In one embodiment of the invention, the compliant electrical contacts are metal springs, which can take a number of forms, including but not limited to an inverted V (or U), Z, S or omega shape. The contacts can be connected to a conducting base plate or BSP in a number of ways, including electrical, mechanical or metallurgical connections, or combinations thereof.
The contacts can be arranged in a regular pattern, providing substantially uniform distance between contact surfaces or they can be arranged in an irregular pattern, providing a non-uniform distance between contact surfaces.
The contacts can be made of many conducting substances, including but not limited to alloys of iron, copper, gold, silver, platinum, aluminum, nickel, chromium, and combinations thereof.
FIG. 1 is a schematic representation of the basic conventional fuel cell process. It shows the extracted hydrogen ions that combine with oxygen across a PEM membrane to produce electrical power.
FIG. 2 shows a conventional PEM fuel cell stack of electrodes compressed together with heavy end plates and tie rod bolts.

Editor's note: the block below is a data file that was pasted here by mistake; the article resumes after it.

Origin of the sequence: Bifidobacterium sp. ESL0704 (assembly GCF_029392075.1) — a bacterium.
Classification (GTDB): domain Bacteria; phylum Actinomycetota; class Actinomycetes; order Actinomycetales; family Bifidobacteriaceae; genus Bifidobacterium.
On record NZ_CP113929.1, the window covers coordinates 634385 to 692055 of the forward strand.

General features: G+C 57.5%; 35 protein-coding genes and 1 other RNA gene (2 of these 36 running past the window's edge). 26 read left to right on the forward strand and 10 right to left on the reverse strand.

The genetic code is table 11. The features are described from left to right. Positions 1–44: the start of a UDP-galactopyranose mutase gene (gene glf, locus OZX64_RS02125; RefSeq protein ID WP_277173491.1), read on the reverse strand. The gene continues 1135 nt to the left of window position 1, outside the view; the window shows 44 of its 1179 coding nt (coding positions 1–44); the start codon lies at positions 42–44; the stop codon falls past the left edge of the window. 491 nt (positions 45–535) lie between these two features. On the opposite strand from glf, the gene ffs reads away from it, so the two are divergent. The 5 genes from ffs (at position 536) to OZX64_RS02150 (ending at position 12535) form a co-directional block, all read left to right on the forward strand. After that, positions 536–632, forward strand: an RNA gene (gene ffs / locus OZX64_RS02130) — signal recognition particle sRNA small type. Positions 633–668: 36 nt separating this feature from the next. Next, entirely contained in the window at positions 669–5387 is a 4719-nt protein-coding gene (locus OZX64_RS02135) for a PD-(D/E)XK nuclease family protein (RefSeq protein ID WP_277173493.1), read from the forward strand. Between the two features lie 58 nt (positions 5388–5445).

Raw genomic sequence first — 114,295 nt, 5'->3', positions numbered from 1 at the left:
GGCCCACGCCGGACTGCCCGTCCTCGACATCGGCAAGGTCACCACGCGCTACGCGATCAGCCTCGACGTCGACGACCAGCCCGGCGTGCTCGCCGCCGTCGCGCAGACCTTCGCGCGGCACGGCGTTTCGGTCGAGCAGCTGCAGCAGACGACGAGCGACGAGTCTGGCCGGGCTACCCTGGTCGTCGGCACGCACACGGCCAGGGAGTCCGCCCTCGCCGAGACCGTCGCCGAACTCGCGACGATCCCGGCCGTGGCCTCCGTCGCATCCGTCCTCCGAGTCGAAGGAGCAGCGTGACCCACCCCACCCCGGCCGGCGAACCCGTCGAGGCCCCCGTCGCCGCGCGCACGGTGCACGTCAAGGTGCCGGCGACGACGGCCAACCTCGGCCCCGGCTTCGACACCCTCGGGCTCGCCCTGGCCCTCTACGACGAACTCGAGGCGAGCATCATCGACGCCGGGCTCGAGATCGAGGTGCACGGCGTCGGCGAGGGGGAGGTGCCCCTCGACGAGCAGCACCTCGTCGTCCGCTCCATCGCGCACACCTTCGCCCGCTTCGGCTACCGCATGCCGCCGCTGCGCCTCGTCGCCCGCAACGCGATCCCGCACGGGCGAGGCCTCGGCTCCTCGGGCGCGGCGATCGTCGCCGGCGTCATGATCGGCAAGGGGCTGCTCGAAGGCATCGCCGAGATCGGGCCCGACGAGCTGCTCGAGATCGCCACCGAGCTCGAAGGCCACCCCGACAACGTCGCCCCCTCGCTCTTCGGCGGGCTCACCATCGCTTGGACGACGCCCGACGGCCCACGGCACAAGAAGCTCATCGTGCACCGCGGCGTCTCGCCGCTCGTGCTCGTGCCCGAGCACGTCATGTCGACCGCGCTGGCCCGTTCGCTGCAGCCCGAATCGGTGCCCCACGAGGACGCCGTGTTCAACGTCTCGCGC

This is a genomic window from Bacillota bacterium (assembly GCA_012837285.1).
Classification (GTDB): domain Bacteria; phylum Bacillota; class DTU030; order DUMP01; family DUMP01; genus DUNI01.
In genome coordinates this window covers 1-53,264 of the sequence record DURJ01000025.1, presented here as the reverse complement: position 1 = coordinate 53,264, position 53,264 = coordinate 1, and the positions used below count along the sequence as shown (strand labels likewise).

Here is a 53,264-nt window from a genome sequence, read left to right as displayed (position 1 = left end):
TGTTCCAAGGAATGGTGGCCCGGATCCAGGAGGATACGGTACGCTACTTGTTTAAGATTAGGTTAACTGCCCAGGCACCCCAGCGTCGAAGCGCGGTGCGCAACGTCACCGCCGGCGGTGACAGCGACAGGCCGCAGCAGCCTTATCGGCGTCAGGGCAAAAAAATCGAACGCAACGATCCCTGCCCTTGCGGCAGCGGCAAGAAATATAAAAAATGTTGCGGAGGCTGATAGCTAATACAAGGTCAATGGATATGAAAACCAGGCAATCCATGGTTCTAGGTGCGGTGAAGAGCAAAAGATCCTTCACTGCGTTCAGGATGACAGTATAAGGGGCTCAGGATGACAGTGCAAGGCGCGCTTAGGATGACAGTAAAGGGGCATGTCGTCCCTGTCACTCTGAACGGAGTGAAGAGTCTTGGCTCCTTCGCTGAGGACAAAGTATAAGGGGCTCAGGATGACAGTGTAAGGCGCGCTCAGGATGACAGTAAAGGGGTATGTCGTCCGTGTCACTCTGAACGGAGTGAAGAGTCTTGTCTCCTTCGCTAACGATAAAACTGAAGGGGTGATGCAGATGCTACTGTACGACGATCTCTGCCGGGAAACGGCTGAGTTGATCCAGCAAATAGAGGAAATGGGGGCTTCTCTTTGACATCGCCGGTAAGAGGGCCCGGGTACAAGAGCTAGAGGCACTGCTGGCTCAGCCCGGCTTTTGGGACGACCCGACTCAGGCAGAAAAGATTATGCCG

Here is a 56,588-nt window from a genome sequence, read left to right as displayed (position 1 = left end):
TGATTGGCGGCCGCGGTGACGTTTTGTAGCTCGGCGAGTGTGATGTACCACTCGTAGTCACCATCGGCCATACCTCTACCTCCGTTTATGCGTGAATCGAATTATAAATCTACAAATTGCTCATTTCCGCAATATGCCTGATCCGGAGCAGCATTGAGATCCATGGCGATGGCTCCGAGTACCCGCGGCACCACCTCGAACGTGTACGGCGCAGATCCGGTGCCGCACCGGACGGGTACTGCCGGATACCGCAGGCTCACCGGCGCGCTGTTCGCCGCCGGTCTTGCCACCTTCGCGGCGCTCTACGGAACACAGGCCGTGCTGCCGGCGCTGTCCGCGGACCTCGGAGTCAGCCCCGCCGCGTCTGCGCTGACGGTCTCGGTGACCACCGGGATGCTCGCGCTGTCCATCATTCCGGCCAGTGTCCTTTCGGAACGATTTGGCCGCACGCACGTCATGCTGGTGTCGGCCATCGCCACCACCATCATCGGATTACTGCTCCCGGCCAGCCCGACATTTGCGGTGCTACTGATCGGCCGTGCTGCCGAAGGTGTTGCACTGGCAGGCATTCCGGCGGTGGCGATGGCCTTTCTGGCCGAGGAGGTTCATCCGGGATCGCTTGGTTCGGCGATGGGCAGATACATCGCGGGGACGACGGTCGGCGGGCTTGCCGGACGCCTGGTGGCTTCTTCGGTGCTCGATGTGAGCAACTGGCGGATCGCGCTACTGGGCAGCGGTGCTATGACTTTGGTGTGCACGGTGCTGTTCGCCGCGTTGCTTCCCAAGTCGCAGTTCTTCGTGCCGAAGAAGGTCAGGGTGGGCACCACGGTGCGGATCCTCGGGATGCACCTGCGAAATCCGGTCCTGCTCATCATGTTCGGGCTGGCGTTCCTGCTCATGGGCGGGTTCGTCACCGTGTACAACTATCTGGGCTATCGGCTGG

FIG. 3 is an exploded view of a conventional PEM single cell of a fuel cell assembly.
FIG. 4 is an exploded view of a conventional PEM fuel cell stack of electrodes showing the arrangement of the internal and external parts.
FIG. 5 shows compliant electrical contacts in the form of an array of cantilevered inverted V or U-shaped metal springs assembled within a fuel cell stack.
FIG. 5A shows an integrated and modular bipolar separator plate (BSP), membrane electrode assembly (MEA) and manifold.
FIG. 5B shows an integrated and modular Bipolar Separator Plate (BSP) and array of omegashaped compliant spring contacts, as seen from the opposite perspective of FIG. 5A.
FIG. 5C shows a fuel cell stack comprised of modules as depicted in FIGS. 5A and 5B.
FIG. 6 is a cross-sectional side view showing compliant electrical contacts, in the form of an array of cantilevered inverted V or U-shaped springs, contacting the adjacent MEA.
FIG. 7 shows compliant electrical contacts in the form of an array of inverted V or U-shaped cantilevered springs.
FIG. 8 is an oblique end or edge view of the compliant electrical contacts of FIG. 7.
FIGS. 9A, 9B, 9C, 9D, 9E, 9F and 9G depict some of the various types of compliant electrical contacts.
FIG. 9A is a profile of a rounded, inverted V or U shape contact spring.